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Scaling issue in PassMark CPU benchmark?

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  • Scaling issue in PassMark CPU benchmark?

    I was closely monitoring the High End CPUs benchmark list to learn about Threadripper 3960X/3970X performance. Now, that some results are coming in I'm wondering if the test reflects the real performance. Given the 36015 score that I see for the Ryzen 9 3950X i would expect something above 50K for TR 3960X, but it just gets to 46891. Even worse, the TR 3970X, with 8 more cores, just scores 1500 points higher. So either the CPUs are scaling badly and the TR 3970X is not worth the extra money or the PassMark CPU benchmark is not yet prepared well for high core count CPUs. Can you acknowledge that behaviour? Are there plans for an update of the benchmark?


  • #2
    We are working on PerformanceTest V10.

    But I don't think it is going to change much in this regard (nor should it).
    If you double the number of cores in a CPU, then you don't double the performance. For nearly all hardware / software there is a point of diminishing returns. Not all code can be highly threaded and other factors start to become a bottleneck as you increase the core count (RAM bandwidth in this case). Many applications struggle to use even 4 cores.


    • #3
      I am aware that there are diminishing returns for most applications. But I would think that a relevant benchmark reflects the best case potential the CPU has to offer. For applications that can't use even 4 cores you already have the single thread benchmark which is very helpful for that purpose.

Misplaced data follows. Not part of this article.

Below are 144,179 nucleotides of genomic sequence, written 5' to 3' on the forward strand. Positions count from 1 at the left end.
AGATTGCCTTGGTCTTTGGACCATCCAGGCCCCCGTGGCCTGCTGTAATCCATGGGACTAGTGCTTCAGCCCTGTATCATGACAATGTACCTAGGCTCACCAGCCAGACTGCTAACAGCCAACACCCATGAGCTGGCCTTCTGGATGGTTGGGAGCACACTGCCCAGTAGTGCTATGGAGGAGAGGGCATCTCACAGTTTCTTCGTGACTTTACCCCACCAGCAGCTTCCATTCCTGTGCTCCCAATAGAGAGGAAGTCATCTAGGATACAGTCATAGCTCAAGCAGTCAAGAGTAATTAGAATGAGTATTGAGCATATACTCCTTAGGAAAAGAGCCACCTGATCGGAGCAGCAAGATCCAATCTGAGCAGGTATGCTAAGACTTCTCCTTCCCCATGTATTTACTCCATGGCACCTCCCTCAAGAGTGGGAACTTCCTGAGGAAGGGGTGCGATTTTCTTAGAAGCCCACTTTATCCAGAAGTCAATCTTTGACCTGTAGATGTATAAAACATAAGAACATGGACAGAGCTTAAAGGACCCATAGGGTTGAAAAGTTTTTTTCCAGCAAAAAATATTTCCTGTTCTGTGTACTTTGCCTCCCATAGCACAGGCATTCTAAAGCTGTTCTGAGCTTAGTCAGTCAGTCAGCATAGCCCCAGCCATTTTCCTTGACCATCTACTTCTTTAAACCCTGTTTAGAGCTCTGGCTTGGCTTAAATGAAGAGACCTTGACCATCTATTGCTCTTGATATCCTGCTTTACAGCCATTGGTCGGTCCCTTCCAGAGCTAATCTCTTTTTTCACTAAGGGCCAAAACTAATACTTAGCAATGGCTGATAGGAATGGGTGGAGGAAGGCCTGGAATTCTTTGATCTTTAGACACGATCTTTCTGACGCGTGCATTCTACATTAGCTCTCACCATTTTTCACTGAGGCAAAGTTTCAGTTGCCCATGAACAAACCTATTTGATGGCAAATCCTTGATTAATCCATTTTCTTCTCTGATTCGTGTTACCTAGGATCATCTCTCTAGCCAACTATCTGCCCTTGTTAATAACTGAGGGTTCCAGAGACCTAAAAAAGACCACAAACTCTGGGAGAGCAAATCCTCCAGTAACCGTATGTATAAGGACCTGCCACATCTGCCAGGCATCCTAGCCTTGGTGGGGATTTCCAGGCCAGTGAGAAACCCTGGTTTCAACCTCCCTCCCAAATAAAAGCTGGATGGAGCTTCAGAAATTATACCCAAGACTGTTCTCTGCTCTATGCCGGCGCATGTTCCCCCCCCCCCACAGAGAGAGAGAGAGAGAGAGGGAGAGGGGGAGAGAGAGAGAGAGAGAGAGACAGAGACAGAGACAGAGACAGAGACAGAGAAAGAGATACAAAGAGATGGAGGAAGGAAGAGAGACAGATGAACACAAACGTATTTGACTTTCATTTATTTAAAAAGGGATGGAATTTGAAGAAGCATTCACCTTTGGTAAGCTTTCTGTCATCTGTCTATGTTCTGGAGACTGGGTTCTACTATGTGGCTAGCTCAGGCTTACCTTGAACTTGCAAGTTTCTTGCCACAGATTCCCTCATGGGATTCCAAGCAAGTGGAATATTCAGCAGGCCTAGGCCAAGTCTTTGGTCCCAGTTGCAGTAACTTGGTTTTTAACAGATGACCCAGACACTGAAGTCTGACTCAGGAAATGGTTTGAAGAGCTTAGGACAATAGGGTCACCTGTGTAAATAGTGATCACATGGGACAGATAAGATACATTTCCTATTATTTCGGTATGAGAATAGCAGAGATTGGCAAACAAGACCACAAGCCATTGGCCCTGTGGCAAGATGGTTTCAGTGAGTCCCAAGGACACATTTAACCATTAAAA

People bying 24+ core CPUs are likely interested in running massively parallelizable applications such as rendering/number crunching, and I'm pretty sure for those the uplift from 24 to 32 cores will be higher than indicated in the performance test. Of course there is no right or wrong in what the test entails, my suspicion is just that it is running into a hard coded thread limit north of 16 cores.


      • #4
        There are issues with systems that have multiple process groups (e.g. 128 cores) and issues around NUMA nodes. But up to 64 cores our code is OK.
        That doesn't mean the hardware has enough memory bandwidth & cache for 64 cores however.

        People bying 24+ core CPUs are likely interested in running massively parallelizable applications
        In our experience most people don't know what they are buying or how the code in their applications are written (threaded or not, or if the real bottle neck is disk or networking or RAM or cores or GPU).

        See also this post for more discussion on scaling: